What are Americans giving up for Lent 2021?

Linley SandersData Journalist
February 17, 2021, 8:30 PM UTC

Wednesday marks the beginning of Lent, where participants give up something for 40 days in the weeks leading up to Easter. While seven in 10 Americans (71%) celebrate Easter, only 16% will partake in the Lent tradition this year. Roman Catholics are especially likely (41%) to say they will celebrate Lent.

Among those who are planning to give something up for Lent, the most common sacrifice is desserts or sweets (24%). One in five participants will forgo soda (20%) or fast food and dining out (20%). Close behind, 17% will give up alcohol. Around one in six plans to abstain from gossiping (16%) or non-essential shopping (15%). One-third will give up something else (31%), though panelists could select multiple items that they were avoiding for Lent.

Other less popular items to give up for Lent in 2021 include social media (14%), watching television (11%), caffeine (9%), or video games (8%).

While most Americans aren’t participating in Lent, the survey reveals what people would find hardest to give up if they were asked to cut back on something. One-quarter of Americans (25%) believe it would be the most difficult to give up television or streaming for 40 days. By comparison, only 11% of those participating in Lent are keeping the TV off until Easter.  

About one in six adults (17%) say giving up caffeine would be the most strenuous, and only 9% of those celebrating Lent will do so. About one in nine (11%) say desserts or sweets would be the hardest item to avoid. 

Americans under 30 years old are especially likely to say it would be the most difficult to give up social media (18%), compared to 30-to 44-year-olds (8%), 45-to 64-year-olds (8%), and those aged 65 and above (6%). Those under 30 are also the most likely age group to say it would be difficult to give up video games (11%), compared to 6% of 30-to 44-year-olds and very few (1%) adults aged 45 and above.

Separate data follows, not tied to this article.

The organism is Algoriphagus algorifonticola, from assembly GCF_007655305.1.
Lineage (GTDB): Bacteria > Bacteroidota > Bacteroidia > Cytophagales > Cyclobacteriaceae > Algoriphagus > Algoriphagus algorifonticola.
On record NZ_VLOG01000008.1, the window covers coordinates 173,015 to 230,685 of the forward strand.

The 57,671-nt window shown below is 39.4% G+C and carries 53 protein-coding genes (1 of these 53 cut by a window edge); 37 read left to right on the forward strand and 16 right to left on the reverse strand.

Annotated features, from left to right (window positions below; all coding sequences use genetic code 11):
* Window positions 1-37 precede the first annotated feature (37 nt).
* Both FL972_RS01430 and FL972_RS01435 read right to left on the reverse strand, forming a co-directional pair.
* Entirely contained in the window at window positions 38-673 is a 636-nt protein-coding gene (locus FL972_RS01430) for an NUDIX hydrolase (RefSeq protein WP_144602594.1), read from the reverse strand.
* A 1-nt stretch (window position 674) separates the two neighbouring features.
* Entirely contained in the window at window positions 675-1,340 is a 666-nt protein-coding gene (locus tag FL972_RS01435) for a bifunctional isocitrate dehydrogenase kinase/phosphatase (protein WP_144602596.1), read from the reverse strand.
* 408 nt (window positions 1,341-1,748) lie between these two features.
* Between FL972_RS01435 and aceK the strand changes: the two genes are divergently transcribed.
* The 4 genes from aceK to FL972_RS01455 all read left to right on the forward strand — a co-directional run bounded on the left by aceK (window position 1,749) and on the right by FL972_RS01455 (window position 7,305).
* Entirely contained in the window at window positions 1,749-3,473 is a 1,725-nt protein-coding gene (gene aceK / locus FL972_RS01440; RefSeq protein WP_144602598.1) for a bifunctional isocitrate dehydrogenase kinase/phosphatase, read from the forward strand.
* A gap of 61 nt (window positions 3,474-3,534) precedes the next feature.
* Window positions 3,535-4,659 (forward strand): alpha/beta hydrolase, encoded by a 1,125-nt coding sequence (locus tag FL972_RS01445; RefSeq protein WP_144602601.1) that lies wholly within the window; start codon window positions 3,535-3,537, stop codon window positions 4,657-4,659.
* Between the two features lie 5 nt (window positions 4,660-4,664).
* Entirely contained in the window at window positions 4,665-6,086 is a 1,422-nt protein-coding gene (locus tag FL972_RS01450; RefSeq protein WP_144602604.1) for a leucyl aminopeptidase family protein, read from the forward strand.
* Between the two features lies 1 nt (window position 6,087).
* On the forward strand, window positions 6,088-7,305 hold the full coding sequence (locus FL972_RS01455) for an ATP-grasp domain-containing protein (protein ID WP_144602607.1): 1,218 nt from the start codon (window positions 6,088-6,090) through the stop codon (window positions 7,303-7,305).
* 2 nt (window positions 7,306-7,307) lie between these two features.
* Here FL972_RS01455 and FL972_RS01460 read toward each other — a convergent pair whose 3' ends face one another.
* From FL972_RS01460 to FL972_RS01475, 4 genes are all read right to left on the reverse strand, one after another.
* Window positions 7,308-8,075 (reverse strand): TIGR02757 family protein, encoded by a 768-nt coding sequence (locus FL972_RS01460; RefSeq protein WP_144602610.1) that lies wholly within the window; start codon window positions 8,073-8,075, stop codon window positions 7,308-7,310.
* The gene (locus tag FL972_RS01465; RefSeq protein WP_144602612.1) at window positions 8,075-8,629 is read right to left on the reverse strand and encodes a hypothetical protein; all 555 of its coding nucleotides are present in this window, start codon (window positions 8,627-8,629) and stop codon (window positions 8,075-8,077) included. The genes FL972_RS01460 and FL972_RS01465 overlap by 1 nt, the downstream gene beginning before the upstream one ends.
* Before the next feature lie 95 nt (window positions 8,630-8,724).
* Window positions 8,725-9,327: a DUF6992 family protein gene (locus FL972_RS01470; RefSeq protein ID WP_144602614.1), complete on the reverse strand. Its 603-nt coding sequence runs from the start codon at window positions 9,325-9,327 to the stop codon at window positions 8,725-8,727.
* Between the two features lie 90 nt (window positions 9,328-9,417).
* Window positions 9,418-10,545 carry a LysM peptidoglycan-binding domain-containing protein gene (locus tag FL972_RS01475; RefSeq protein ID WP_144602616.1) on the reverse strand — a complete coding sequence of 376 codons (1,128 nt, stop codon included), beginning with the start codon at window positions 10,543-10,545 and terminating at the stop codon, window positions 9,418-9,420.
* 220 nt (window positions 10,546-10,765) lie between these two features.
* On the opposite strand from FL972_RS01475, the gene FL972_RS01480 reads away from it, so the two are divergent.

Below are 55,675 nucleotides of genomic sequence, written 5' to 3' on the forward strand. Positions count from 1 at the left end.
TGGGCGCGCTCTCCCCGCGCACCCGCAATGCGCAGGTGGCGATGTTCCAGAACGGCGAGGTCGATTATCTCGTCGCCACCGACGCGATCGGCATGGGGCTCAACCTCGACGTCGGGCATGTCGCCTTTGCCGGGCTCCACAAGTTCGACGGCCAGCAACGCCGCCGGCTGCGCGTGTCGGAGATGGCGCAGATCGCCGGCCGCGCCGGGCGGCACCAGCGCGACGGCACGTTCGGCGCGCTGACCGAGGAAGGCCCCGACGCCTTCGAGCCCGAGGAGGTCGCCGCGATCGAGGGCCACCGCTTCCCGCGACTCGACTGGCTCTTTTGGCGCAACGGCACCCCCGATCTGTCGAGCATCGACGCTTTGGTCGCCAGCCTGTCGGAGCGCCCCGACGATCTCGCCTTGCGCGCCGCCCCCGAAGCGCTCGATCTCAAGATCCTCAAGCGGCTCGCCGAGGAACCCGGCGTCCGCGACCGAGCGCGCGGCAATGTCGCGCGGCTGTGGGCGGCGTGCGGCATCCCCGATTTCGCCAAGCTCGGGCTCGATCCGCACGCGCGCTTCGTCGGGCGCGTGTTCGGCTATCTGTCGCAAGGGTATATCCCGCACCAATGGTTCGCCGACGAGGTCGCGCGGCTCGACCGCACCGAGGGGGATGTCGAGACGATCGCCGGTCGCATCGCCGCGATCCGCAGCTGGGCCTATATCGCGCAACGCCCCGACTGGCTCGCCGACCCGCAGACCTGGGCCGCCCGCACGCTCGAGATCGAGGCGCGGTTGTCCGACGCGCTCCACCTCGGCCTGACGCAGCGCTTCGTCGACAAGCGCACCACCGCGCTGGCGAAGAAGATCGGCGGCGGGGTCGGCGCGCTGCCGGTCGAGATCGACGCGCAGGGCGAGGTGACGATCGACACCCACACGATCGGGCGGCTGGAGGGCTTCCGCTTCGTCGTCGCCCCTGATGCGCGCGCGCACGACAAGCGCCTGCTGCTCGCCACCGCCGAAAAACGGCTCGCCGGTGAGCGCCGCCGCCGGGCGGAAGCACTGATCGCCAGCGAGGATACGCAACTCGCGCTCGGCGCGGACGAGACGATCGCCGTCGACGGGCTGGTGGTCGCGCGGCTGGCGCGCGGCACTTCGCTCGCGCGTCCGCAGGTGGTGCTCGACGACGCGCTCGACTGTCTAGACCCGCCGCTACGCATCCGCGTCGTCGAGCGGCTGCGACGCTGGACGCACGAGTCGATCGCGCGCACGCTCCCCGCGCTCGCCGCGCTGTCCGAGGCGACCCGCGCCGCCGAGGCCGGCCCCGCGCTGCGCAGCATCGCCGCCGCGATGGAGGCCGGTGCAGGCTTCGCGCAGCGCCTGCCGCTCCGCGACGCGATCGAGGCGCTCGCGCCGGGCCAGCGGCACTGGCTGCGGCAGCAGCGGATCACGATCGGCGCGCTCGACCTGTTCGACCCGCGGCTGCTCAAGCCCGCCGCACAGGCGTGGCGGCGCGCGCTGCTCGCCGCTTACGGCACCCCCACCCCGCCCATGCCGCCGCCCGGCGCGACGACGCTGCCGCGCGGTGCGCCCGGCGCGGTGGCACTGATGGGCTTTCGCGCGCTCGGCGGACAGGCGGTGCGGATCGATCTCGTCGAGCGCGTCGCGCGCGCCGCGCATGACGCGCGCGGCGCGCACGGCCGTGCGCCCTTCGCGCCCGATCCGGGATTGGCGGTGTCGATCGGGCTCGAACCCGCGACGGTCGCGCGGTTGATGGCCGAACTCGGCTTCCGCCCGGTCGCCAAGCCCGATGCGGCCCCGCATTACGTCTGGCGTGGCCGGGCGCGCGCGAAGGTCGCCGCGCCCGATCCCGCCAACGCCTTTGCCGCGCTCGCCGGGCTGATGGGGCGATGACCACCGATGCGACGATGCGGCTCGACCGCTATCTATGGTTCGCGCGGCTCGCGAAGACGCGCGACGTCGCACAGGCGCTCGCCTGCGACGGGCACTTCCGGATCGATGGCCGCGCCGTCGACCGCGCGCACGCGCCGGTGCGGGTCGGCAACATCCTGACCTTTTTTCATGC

Americans aged 45 and older — including 20% of 45-to 64-year-olds and 19% of senior citizens — are more likely than younger Americans to have a hard time giving up caffeine. Only one in 9 adults under 30 (11%) pick this as the most challenging thing to give up. Americans of all ages would have difficulty removing themselves from television time for 40 days.

See the toplines from this YouGov poll 

Methodology: This YouGov Direct Poll of 4,571 US adults and 683 US adults who are giving up something for Lent was conducted between February 16, 2021 at 12:10 p.m. EST to February 17, 2021 at 8:47 a.m. EST. Data were weighted according to age, gender, race, and education. The margin of error for the entire sample is ±2.1% and the margin of error for adults who are giving something up for Lent (“You indicated that you are giving up something for Lent this year. Which of the following items are you planning to give up that you normally engage in?”) is ±6.2%

Image: Getty